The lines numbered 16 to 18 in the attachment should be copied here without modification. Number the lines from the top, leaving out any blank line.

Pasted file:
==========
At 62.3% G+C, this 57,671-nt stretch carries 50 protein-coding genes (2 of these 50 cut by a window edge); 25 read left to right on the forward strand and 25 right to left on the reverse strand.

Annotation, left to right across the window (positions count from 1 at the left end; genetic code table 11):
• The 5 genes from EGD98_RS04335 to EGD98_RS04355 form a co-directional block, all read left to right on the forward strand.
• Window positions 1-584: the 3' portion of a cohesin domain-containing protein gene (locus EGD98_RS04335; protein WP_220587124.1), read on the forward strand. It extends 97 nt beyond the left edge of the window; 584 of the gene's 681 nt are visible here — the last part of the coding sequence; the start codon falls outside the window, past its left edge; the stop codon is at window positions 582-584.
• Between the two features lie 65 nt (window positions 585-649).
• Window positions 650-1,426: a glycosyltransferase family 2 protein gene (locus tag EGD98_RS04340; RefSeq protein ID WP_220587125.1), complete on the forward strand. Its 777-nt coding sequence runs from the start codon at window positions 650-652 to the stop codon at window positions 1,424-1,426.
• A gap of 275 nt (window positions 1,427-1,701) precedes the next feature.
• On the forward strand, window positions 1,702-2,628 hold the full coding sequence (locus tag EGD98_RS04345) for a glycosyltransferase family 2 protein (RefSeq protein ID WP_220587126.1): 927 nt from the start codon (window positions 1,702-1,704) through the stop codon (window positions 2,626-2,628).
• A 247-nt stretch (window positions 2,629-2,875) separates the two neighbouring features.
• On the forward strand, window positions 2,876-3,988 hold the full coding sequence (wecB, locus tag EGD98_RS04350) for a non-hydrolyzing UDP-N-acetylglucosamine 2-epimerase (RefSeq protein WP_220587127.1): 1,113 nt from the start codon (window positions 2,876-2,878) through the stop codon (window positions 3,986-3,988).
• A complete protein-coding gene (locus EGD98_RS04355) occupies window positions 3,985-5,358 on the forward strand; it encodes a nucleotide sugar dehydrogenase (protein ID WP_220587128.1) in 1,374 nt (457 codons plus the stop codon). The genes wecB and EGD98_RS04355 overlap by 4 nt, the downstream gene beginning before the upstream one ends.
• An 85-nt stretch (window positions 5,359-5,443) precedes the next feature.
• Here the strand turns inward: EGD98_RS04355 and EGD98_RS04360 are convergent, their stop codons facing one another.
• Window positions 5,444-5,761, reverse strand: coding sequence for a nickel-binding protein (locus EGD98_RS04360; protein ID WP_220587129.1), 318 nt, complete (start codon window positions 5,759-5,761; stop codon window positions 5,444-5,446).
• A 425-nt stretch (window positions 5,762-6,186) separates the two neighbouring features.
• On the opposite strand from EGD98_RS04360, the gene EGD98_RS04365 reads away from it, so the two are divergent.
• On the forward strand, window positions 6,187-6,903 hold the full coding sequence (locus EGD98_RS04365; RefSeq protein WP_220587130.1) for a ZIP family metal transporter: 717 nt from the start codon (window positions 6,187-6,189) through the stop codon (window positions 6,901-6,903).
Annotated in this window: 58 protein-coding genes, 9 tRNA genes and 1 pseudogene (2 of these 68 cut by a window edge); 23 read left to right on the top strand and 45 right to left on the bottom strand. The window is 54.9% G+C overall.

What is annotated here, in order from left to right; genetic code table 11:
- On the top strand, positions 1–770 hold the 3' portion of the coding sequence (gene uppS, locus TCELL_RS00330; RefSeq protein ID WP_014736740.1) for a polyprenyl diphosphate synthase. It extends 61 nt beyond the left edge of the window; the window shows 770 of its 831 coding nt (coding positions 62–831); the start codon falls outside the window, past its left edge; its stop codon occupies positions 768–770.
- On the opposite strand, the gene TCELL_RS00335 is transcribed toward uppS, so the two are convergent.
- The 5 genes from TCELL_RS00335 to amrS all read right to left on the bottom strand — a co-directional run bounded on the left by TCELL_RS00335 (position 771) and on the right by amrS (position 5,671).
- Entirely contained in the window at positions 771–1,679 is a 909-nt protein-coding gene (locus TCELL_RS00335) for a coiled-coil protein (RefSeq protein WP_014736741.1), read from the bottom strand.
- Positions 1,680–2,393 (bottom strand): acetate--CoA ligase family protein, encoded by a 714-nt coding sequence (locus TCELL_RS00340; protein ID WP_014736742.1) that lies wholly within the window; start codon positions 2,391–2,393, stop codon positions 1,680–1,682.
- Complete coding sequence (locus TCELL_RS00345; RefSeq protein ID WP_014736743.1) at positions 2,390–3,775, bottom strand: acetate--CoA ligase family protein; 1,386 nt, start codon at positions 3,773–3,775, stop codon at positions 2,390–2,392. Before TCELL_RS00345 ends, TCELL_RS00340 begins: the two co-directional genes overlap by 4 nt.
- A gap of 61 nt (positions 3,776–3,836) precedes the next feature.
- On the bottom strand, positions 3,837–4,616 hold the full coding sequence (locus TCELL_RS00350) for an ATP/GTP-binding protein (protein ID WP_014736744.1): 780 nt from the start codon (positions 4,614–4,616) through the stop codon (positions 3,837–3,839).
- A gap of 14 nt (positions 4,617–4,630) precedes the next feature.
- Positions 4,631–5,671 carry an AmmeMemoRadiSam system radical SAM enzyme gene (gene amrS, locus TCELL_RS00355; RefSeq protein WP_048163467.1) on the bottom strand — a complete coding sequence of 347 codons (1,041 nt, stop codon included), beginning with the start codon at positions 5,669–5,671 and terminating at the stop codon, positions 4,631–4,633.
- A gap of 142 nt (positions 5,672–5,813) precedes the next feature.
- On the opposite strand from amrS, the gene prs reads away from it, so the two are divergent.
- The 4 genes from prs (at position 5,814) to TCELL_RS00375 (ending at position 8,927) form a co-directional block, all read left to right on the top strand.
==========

• On the opposite strand from EGD98_RS04360, the gene EGD98_RS04365 reads away from it, so the two are divergent.
• On the forward strand, window positions 6,187-6,903 hold the full coding sequence (locus EGD98_RS04365; RefSeq protein WP_220587130.1) for a ZIP family metal transporter: 717 nt from the start codon (window positions 6,187-6,189) through the stop codon (window positions 6,901-6,903).
Annotated in this window: 58 protein-coding genes, 9 tRNA genes and 1 pseudogene (2 of these 68 cut by a window edge); 23 read left to right on the top strand and 45 right to left on the bottom strand. The window is 54.9% G+C overall.